For many people, bankruptcy is a way to regain control of their finances. A crucial part of this involves the automatic stay. This is an initial injunction that stops creditors from taking further action against you while a court determines whether your case qualifies you for bankruptcy. The biggest benefit of an automatic stay is that creditors stop contacting you about paying back your debt. That means no more phone calls at all hours of the day, which brings a tremendous amount of relief.
It may not happen immediately, but an automatic stay aids the bankruptcy process. Here is what you need to know about automatic stays, so you can better understand the process as a whole.
What else does an automatic stay prevent?
In addition to stopping creditor phone calls, automatic stays also prevent your utilities from being cut off for a minimum of 20 days. In the event your home is at risk of foreclosure, the automatic stay will half that process. If an entity has already begun garnishing your wages, then an automatic stay halts those garnishments, allowing you to retain more of your money. It also prevents you from losing money if you received an overpayment for a public benefit. Finally, it can help during an eviction if your landlord has already taken action to get you out of your home.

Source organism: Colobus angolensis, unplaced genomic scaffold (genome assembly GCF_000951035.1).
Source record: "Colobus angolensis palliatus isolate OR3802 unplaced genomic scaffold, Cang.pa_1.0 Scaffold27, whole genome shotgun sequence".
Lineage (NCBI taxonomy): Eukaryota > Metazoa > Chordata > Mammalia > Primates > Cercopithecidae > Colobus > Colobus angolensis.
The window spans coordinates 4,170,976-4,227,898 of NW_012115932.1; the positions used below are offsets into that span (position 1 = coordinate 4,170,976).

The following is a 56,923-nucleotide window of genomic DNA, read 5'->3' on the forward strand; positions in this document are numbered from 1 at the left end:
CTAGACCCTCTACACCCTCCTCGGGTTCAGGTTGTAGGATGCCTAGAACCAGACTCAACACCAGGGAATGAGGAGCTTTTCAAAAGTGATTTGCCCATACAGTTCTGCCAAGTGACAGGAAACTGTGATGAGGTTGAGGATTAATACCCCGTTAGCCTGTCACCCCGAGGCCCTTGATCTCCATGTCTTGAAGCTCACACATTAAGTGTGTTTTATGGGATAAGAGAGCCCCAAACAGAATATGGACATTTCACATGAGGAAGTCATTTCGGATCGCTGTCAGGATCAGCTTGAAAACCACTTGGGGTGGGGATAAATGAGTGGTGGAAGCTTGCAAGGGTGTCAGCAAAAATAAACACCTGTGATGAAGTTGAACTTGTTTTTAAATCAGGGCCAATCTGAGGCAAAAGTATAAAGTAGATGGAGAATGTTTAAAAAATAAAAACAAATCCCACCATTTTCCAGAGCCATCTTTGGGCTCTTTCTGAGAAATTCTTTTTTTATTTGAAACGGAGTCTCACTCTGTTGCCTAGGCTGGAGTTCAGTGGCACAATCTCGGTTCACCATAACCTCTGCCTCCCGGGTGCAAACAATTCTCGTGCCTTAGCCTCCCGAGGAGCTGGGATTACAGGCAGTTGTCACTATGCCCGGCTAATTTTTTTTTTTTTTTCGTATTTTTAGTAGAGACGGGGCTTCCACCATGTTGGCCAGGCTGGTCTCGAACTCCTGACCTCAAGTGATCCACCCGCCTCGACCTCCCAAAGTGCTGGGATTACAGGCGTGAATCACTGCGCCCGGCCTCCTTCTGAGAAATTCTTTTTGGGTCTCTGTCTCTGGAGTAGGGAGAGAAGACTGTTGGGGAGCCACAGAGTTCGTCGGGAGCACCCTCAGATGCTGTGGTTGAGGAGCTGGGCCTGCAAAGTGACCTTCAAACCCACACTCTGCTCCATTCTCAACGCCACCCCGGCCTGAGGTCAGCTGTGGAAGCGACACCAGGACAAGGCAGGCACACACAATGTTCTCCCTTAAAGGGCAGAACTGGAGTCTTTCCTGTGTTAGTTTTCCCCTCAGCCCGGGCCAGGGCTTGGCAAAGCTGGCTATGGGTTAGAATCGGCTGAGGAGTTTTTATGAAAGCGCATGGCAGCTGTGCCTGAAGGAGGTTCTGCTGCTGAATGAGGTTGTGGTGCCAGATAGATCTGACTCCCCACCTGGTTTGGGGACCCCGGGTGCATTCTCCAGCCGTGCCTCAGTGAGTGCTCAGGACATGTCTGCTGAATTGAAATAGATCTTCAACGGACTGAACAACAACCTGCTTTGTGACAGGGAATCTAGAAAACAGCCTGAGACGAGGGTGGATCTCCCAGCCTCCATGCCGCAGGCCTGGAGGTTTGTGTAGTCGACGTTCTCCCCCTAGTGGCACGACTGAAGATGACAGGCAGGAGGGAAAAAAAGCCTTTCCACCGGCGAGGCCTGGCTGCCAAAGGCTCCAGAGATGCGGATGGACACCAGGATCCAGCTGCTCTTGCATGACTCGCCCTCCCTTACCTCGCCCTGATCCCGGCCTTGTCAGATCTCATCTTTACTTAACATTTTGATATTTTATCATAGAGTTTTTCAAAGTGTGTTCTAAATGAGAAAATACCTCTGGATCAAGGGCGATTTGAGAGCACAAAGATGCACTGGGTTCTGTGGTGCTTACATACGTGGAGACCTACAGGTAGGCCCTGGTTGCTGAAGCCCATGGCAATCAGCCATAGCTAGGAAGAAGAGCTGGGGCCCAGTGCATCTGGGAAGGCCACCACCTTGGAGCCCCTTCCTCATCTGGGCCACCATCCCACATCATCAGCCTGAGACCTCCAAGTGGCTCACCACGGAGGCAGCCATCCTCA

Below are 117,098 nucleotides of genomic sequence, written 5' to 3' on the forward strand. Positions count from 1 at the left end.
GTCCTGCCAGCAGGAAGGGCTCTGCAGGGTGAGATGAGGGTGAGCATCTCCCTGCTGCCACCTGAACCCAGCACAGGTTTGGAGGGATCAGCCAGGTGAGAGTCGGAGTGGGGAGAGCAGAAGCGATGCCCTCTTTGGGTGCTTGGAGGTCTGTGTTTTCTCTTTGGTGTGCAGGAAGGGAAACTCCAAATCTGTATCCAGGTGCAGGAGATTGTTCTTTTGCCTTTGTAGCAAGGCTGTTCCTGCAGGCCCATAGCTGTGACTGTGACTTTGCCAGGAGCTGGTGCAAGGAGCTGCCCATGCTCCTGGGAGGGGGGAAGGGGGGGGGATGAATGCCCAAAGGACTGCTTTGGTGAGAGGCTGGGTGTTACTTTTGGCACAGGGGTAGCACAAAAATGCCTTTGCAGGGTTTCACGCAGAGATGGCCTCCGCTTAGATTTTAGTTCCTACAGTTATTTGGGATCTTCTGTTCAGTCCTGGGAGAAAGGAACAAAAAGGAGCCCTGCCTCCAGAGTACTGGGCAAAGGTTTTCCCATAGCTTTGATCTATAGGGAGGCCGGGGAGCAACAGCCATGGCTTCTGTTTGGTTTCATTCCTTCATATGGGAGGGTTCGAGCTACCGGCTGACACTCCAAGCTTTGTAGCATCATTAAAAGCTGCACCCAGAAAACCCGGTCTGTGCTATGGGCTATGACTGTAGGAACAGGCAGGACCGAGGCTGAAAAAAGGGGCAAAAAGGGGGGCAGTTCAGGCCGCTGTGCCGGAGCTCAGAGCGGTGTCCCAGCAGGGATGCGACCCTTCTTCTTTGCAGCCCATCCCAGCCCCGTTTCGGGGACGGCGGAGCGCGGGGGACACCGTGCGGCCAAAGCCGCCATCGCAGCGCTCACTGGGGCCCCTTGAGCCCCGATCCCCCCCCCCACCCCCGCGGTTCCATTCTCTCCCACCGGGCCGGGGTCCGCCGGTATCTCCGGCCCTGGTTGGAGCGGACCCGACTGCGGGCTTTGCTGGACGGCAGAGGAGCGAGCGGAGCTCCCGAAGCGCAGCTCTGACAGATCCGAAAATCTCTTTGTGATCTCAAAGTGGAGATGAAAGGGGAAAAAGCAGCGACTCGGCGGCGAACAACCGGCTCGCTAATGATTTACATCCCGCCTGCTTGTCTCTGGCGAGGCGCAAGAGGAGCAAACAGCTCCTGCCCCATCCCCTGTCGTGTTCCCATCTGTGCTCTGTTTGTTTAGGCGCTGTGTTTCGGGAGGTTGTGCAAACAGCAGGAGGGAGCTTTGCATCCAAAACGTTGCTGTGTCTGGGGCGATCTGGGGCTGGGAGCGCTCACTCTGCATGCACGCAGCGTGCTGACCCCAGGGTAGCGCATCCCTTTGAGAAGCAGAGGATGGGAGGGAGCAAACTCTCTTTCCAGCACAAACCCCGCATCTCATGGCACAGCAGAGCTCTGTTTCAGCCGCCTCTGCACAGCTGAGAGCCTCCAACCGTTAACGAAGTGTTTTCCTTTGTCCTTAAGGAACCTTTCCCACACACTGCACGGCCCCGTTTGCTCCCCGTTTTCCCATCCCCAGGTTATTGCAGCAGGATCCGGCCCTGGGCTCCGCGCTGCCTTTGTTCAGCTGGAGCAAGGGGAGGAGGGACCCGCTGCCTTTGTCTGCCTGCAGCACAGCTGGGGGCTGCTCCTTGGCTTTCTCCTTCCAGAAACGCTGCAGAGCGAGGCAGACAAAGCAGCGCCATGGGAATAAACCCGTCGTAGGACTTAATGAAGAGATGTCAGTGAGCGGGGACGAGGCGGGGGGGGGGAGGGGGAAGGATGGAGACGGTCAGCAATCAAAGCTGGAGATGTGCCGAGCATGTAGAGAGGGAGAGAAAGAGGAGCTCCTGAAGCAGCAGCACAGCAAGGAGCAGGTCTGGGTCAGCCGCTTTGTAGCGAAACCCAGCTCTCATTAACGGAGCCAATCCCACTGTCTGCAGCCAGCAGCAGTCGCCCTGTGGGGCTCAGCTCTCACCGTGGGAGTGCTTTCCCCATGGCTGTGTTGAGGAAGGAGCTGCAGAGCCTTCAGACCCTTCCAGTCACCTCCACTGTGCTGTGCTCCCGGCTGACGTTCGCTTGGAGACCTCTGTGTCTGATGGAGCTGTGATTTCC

What can an automatic stay not do?
Automatic stays do have limitations, and you will not be exempt from all financial obligations during this time. The IRS is still able to audit you during this time, so you still need to pay your taxes and comply with any procedures set forth from the IRS. Additionally, if you engaged in any criminal proceedings before or during the bankruptcy, the automatic stay will not help you there. It is a useful tool, but you need to know how to navigate the bankruptcy process thoroughly to get out okay.